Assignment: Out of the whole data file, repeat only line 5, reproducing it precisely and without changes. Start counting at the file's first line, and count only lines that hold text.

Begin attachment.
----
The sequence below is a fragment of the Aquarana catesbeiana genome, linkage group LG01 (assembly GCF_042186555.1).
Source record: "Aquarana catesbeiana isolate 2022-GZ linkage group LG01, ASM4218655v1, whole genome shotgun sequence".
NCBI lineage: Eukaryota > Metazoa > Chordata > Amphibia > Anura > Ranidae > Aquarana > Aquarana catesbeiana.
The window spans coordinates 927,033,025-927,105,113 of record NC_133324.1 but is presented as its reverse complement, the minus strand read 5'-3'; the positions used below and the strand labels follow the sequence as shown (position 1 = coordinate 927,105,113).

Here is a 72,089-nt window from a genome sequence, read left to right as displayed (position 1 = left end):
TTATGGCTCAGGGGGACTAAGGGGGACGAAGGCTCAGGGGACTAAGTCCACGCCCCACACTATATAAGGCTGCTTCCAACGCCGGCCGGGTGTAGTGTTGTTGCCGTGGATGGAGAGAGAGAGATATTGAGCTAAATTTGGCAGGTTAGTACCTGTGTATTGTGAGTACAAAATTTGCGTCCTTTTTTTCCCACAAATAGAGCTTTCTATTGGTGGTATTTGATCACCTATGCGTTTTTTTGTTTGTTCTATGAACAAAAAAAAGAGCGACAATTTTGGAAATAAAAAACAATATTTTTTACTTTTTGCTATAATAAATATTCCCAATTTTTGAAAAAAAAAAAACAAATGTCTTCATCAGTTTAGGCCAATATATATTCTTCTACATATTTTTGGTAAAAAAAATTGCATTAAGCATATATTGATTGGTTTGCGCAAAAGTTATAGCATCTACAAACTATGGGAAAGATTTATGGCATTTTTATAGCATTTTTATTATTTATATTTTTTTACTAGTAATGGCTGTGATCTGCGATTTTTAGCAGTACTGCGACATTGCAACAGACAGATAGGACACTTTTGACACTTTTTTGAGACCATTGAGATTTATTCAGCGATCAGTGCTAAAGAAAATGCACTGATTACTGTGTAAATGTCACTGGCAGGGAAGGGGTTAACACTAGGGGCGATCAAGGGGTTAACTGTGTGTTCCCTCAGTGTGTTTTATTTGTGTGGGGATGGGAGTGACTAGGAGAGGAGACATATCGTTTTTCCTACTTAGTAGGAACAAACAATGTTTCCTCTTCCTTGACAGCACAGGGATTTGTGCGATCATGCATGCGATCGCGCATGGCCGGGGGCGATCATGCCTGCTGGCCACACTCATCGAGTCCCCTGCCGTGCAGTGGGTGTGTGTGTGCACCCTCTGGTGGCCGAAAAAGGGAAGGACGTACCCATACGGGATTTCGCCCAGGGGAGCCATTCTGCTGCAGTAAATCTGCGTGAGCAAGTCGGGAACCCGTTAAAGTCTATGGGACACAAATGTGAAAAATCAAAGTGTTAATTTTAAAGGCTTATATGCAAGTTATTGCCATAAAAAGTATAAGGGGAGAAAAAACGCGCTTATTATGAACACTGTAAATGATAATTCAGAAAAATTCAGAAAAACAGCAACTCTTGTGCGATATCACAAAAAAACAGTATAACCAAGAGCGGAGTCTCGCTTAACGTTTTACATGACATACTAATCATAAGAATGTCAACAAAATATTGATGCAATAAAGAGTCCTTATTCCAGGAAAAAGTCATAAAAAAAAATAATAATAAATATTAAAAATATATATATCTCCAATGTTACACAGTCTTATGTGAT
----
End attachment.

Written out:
Here is a 72,089-nt window from a genome sequence, read left to right as displayed (position 1 = left end):